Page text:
It is the end of term. The summer holidays are here, actually for some it may have already started. Well done everyone on getting this far and now is the time to relax or break out on your summer adventure.
It’s been an odd year and a half for teachers, new National Curriculum to plan for, new exam specs for GCSE and A level (drafts of which are already out) and at the last moment a change in Secretary of State for Education.
For the History community the debate has been dominated by the build up to the First World War centenary and what is or isn’t gained from a bit of Blackadder. As I look ahead I think that discussion around teaching of the recent historical past is only going to get bigger and more complex. There are other historical anniversaries on the horizon – Magna Carta, Agincourt, Waterloo and the end of the Second World War, all of which can have a place in the classroom or an opportunity to go outside of it.
Over the summer we will keep you updated with blogs to commemorate the start of the First World War 100 years ago. There will be information about the first few battles that unfolded and what it was like on the Home Front with mobilization.
For those of you who are already fatigued by the centenary I will also be talking about other historical eras and sites to tempt you to take tours over the next few years.
While you have your feet up or are climbing that mountain, and avoiding looking at the new exam spec drafts I will be busy getting the new material and guidance ready for our website. We will have new tour site information, also curriculum mapping and exam requirements set against destinations and tour ideas. So if you have any questions over the summer about a tour, a destination or how to get the best out of it for your students, just give Rayburn Tours a call as the team will be around.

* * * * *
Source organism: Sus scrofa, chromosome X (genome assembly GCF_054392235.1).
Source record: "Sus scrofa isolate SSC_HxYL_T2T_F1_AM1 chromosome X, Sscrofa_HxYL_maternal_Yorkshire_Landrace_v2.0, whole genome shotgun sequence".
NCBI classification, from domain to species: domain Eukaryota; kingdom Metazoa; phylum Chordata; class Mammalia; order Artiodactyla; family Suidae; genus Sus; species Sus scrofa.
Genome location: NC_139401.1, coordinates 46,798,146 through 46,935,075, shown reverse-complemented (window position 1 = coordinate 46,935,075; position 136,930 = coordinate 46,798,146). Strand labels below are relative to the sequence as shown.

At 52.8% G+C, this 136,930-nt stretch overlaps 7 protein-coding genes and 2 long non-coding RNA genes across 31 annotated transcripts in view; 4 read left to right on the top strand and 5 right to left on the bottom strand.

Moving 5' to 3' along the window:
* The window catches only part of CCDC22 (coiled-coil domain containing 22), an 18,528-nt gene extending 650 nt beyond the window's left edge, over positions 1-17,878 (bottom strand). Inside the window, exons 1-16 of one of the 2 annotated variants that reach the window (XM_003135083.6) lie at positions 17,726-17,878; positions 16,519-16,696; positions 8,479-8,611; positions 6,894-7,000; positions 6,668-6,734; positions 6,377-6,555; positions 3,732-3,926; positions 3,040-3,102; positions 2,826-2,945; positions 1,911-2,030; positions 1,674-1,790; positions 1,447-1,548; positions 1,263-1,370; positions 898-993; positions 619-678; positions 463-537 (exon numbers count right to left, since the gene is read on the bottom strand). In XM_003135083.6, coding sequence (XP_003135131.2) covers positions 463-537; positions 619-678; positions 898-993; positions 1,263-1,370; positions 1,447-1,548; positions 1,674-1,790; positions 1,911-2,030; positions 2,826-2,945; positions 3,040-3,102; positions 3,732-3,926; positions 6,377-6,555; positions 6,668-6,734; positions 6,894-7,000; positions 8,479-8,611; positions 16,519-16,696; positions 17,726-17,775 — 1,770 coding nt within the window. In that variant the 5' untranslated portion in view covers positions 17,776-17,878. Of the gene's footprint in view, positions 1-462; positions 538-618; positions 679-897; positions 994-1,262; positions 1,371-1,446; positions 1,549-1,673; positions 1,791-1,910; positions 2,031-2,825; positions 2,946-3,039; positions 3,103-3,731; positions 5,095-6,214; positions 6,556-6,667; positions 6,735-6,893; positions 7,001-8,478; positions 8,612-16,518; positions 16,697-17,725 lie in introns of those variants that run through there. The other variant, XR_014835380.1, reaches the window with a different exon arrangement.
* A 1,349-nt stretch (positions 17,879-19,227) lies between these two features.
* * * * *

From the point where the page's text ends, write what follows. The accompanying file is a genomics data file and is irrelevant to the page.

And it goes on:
Remember even if it’s not on our website that doesn’t mean we can’t arrange it for you.
Finally, if summer to you is about kicking back and catching up on some reading then here are some of my picks:
One of the best new books on the First World War:
The War that Ended Peace: How Europe abandoned peace for the First World War, by Margaret Macmillan, Profile Books (2014)
For a new way of looking at the Second World War and the Holocaust:
Hanns and Rudolf by Thomas Harding, Windmill 2013
The remarkable story of the author’s Jewish great-uncle, Hanns Alexander, and his hunt for the merciless commandant of Auschwitz
I’m looking forward to reading
The Zhivago Affair by Peter Finn and Petra Couvee, This is an account of the publication of Doctor Zhivago in the West. Harvill Secker, 2014.
Not a new book but one I now pick up if I’m travelling anywhere in the UK
Castle: A History of the Buildings that Shaped Medieval Britain, by Marc Morris, Windmill Books, 2012)
Enjoy the holidays.